The Grapevine

Junk Food Feels Like Drugs When It Comes To Quitting, Study Suggests

Planning to cut back and eliminate junk food from your diet? Just a heads up — for the first week of your cleanse, you might face withdrawal symptoms similar to an addict trying to quit using drugs, according to a new study by researchers at the University of Michigan (UM).

The study titled "Development of the Highly Processed Food Withdrawal Scale" was published in the current issue of Appetite.

Withdrawal symptoms tend to occur when a person quits tobacco, drugs or alcohol after a period of steady consumption. Usually, they involve headaches, irritability, anxiety, and at times, even depression. These processes in the brain are what make a person susceptible to relapse.

The UM research team wanted to involve human participants and find out if highly processed foods could also trigger similar processes. As many as 231 adults were recruited for the new study and asked to report the after effects of quitting foods like pastries, pizza, and french fries.

By using a self-report tool created by lead author Erica Schulte and her team, they were able to measure physical and psychological withdrawal symptoms. Findings revealed that withdrawal symptoms, similar to the ones experienced by addicts, did occur — these included sadness, irritability, tiredness, and cravings.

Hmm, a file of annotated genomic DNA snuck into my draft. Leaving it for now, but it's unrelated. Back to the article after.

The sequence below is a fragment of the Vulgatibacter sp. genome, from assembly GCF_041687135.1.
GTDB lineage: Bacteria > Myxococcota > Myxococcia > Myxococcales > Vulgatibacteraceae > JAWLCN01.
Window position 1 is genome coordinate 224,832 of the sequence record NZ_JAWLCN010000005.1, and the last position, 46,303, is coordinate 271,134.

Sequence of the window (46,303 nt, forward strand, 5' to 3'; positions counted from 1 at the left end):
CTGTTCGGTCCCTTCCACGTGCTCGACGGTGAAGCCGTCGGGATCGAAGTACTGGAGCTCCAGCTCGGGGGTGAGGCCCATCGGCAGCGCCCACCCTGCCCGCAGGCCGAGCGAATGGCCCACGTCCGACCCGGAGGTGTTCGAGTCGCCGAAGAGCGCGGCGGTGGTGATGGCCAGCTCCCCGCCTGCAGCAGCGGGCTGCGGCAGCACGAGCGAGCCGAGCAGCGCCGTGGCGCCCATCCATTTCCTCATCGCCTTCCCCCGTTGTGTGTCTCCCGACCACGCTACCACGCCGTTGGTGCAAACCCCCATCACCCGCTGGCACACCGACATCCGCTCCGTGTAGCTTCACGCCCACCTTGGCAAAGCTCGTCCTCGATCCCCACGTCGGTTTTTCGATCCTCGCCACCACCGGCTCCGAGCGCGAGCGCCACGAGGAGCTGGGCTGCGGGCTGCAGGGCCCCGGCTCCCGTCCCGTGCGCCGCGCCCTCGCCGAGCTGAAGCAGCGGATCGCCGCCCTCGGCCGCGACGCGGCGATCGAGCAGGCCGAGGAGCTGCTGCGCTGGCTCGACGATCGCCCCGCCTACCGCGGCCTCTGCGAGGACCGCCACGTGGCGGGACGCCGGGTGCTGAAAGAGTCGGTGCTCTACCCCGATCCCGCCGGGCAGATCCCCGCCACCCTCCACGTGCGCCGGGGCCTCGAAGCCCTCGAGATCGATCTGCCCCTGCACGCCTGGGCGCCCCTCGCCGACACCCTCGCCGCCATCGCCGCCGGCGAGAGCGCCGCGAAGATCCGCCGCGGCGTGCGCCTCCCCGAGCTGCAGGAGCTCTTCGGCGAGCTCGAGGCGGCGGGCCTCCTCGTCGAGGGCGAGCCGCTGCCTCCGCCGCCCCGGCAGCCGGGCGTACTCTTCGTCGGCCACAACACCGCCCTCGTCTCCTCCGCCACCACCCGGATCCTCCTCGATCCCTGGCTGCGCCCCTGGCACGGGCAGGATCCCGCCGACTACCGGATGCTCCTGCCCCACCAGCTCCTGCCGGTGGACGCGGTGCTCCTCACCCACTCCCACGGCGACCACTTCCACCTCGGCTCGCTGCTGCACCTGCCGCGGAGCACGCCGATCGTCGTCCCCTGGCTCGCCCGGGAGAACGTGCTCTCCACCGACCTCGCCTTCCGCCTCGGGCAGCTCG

These symptoms peaked during the initial two to five days after a person stopped consuming junk food before tapering off. This was not too different from the time course of drug withdrawal symptoms, the researchers noted.

The research team did not observe exactly how each participant quit junk food, which is the major limitation of the study. This meant they could not look for potential differences between those who quit cold turkey and those who gradually reduced their intake of junk food.

The team has planned for their future research to take this into account by analyzing participant behavior in real time. In terms of strengths, the study is said to be the first of its kind i.e. evaluating junk food withdrawal symptoms in human participants.

For the most, past research has tried to focus on sugar withdrawal rather than processed junk foods as a whole. Literature regarding human beings offered only anecdotal evidence, according to Schulte, a psychology doctoral candidate at UM.

In the past, one study from the University of Montreal found symptoms of anxiety and depression in mice who were made to quit a high-fat diet. In another study, Australian researchers revealed findings on how sugar impacted the brain’s reward and pleasure centers of rats similar to how a drug could.

As for implications, the new study strengthens the influence of withdrawal symptoms which may push people back to unhealthy eating habits, stated co-author Ashley Gearhardt, associate professor of psychology at UM. 

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